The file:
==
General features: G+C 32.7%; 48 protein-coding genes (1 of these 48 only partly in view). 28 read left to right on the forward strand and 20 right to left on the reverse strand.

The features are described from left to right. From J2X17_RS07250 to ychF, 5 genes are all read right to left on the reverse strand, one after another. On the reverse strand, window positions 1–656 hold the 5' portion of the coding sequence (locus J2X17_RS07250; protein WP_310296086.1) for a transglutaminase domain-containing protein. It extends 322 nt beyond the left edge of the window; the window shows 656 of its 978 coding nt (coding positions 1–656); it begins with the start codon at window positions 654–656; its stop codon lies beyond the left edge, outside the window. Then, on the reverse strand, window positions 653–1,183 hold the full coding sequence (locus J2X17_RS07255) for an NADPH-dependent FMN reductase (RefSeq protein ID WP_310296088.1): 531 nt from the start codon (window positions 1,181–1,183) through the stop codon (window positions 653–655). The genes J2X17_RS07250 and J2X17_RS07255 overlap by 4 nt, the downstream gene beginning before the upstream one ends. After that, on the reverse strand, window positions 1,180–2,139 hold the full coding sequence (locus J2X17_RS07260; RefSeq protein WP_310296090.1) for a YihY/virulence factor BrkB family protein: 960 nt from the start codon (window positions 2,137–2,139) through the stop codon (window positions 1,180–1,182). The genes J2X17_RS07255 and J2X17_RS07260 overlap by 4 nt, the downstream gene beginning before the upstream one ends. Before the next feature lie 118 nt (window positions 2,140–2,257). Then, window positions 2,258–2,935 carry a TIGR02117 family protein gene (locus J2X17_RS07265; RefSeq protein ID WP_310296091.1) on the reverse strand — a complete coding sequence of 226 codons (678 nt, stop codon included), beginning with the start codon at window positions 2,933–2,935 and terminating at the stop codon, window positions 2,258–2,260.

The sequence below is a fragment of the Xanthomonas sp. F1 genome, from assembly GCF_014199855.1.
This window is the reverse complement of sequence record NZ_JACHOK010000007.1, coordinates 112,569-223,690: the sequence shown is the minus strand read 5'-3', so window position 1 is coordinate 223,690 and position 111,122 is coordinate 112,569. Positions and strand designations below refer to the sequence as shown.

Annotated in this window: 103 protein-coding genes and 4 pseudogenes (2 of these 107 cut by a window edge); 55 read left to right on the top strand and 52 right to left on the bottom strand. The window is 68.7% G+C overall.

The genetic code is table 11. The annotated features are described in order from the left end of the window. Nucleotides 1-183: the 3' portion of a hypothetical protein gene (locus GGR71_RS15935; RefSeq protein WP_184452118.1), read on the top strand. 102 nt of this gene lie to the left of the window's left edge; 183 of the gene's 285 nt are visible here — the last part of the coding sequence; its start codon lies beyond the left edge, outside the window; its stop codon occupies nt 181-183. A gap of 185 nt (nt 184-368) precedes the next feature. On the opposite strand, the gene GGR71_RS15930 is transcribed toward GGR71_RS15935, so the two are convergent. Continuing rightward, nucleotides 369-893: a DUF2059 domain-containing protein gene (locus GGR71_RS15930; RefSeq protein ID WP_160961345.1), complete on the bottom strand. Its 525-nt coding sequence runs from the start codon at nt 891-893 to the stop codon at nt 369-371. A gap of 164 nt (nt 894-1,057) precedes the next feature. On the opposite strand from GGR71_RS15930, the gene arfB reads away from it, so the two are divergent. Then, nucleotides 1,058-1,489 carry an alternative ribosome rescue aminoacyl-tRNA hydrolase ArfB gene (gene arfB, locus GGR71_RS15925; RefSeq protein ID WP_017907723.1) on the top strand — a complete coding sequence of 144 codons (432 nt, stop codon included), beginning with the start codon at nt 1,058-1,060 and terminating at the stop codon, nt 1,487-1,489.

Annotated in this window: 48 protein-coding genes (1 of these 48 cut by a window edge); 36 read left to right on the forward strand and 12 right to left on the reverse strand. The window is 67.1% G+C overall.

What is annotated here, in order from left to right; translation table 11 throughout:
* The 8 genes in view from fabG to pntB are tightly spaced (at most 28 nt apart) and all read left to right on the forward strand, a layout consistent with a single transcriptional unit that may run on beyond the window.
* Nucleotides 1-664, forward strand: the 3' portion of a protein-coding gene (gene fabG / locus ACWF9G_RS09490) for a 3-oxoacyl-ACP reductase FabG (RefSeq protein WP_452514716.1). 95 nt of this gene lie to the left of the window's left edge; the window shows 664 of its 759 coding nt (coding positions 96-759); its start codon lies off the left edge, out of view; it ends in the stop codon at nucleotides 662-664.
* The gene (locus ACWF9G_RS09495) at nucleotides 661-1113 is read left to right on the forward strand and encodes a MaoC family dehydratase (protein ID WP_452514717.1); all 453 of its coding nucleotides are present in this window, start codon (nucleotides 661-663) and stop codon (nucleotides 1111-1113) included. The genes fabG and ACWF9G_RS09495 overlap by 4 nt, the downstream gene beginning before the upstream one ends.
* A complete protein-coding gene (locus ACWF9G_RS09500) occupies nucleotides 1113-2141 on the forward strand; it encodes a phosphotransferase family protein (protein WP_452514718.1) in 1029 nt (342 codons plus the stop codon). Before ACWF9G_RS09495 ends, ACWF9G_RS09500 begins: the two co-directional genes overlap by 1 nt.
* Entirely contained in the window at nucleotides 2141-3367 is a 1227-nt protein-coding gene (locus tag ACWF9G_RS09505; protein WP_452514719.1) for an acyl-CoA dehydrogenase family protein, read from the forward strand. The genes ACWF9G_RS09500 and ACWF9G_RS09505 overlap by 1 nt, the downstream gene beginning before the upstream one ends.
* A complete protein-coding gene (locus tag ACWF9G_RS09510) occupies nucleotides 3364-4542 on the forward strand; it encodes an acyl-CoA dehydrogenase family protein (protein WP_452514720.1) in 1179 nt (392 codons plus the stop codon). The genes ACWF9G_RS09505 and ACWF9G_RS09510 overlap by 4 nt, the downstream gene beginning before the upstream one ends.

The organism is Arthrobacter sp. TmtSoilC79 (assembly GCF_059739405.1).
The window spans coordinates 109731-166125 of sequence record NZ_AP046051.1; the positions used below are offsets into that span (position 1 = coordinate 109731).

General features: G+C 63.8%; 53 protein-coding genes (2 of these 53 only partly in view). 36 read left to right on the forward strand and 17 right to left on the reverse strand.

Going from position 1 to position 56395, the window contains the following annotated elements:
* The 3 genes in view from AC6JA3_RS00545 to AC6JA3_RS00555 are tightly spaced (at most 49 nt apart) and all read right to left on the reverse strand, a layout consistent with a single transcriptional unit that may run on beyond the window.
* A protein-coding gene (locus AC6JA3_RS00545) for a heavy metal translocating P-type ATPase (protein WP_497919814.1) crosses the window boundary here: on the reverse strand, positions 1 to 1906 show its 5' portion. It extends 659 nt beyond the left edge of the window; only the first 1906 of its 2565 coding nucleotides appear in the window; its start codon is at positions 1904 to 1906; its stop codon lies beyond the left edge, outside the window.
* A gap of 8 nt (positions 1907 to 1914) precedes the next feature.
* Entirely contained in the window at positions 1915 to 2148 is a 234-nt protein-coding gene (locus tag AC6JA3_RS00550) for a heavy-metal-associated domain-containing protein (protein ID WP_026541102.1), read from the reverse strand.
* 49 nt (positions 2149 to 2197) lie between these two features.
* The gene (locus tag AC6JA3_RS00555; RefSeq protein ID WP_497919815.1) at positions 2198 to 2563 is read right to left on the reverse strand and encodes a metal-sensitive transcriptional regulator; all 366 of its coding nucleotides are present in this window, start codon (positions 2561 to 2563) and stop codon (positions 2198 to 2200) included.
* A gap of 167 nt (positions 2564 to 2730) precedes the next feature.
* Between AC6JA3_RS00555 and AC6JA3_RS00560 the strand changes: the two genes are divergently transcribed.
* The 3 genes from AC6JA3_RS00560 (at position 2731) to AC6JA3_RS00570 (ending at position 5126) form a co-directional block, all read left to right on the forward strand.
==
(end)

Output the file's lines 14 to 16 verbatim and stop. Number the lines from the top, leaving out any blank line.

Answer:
* A complete protein-coding gene (locus tag ACWF9G_RS09510) occupies nucleotides 3364-4542 on the forward strand; it encodes an acyl-CoA dehydrogenase family protein (protein WP_452514720.1) in 1179 nt (392 codons plus the stop codon). The genes ACWF9G_RS09505 and ACWF9G_RS09510 overlap by 4 nt, the downstream gene beginning before the upstream one ends.

The organism is Arthrobacter sp. TmtSoilC79 (assembly GCF_059739405.1).
The window spans coordinates 109731-166125 of sequence record NZ_AP046051.1; the positions used below are offsets into that span (position 1 = coordinate 109731).